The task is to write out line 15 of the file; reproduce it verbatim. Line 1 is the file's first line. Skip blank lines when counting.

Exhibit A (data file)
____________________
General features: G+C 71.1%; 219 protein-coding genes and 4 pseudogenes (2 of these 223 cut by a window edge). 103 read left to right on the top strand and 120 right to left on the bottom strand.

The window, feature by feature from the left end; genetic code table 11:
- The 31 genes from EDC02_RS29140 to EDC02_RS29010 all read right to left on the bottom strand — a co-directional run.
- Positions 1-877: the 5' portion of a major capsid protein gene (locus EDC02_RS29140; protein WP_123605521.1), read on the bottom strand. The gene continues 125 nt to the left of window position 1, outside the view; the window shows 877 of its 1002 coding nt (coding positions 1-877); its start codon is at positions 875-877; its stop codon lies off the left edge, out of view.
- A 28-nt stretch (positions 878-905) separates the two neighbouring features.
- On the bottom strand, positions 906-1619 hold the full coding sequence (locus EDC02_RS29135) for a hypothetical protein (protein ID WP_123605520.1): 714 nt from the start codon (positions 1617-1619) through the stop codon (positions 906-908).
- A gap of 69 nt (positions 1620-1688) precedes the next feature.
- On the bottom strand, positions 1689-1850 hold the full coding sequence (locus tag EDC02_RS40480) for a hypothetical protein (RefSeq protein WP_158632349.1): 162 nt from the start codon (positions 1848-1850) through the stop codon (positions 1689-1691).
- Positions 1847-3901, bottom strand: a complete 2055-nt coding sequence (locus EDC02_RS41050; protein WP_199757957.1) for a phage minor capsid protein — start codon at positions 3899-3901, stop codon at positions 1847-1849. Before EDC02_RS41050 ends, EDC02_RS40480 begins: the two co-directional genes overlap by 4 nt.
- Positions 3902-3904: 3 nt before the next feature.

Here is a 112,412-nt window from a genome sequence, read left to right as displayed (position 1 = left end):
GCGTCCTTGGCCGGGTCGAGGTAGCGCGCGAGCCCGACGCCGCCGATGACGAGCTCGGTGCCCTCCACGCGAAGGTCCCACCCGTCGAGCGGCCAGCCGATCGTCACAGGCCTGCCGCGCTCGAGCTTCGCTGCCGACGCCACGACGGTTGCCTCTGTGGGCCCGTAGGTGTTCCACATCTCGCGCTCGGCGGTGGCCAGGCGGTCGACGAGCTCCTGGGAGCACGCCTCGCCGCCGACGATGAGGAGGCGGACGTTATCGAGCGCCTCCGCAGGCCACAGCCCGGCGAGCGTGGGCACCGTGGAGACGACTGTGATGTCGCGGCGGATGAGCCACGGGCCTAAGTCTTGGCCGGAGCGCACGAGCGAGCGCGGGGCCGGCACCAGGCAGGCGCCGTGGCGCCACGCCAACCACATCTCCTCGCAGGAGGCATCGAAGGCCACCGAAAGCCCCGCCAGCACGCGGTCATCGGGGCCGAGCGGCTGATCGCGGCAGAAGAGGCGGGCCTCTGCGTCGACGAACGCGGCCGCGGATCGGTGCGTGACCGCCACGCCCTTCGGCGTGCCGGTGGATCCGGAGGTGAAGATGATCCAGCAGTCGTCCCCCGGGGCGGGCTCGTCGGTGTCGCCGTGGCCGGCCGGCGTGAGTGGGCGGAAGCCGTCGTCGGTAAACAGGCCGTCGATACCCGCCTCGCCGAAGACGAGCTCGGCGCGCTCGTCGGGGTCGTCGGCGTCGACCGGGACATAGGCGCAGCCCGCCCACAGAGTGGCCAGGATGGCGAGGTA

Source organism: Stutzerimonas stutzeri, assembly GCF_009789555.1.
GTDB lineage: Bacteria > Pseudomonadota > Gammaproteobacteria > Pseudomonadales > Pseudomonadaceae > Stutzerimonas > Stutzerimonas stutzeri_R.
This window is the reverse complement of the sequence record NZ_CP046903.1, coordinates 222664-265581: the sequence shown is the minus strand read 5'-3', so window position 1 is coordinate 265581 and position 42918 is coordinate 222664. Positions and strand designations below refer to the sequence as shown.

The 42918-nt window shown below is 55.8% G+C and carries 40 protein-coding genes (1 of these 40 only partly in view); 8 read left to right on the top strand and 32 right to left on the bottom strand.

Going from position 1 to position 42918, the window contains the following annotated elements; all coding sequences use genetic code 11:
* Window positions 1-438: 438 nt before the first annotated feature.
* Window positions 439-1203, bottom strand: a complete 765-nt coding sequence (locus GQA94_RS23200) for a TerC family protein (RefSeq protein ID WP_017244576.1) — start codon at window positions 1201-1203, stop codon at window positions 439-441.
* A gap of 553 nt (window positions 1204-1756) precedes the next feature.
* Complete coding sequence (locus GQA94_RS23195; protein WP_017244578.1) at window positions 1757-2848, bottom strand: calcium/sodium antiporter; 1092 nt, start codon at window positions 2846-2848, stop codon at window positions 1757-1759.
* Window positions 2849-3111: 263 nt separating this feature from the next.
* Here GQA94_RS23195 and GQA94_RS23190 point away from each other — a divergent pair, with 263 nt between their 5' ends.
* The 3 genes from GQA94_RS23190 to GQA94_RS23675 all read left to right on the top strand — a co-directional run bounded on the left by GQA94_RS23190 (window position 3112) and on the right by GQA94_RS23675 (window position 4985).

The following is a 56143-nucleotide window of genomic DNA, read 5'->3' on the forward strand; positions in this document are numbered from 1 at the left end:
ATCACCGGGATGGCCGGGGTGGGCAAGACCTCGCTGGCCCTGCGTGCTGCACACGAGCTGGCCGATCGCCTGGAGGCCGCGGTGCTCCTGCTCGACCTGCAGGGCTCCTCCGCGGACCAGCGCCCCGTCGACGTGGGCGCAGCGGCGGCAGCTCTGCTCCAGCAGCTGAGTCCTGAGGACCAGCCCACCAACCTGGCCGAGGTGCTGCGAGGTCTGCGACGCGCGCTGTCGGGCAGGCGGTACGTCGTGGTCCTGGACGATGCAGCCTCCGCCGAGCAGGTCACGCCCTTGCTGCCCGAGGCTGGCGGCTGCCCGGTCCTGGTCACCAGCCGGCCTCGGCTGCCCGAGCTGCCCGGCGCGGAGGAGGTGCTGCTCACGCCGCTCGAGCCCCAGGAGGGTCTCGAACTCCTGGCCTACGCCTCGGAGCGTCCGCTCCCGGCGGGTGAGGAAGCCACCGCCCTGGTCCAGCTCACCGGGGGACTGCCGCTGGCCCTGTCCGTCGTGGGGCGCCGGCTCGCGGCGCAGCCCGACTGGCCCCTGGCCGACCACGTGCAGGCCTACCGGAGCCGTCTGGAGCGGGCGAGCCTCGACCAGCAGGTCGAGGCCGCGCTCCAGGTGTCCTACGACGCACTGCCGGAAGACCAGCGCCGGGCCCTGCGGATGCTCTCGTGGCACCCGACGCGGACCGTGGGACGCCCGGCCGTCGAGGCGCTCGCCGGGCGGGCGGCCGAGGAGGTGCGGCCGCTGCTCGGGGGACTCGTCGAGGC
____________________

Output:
This window is the reverse complement of the sequence record NZ_CP046903.1, coordinates 222664-265581: the sequence shown is the minus strand read 5'-3', so window position 1 is coordinate 265581 and position 42918 is coordinate 222664. Positions and strand designations below refer to the sequence as shown.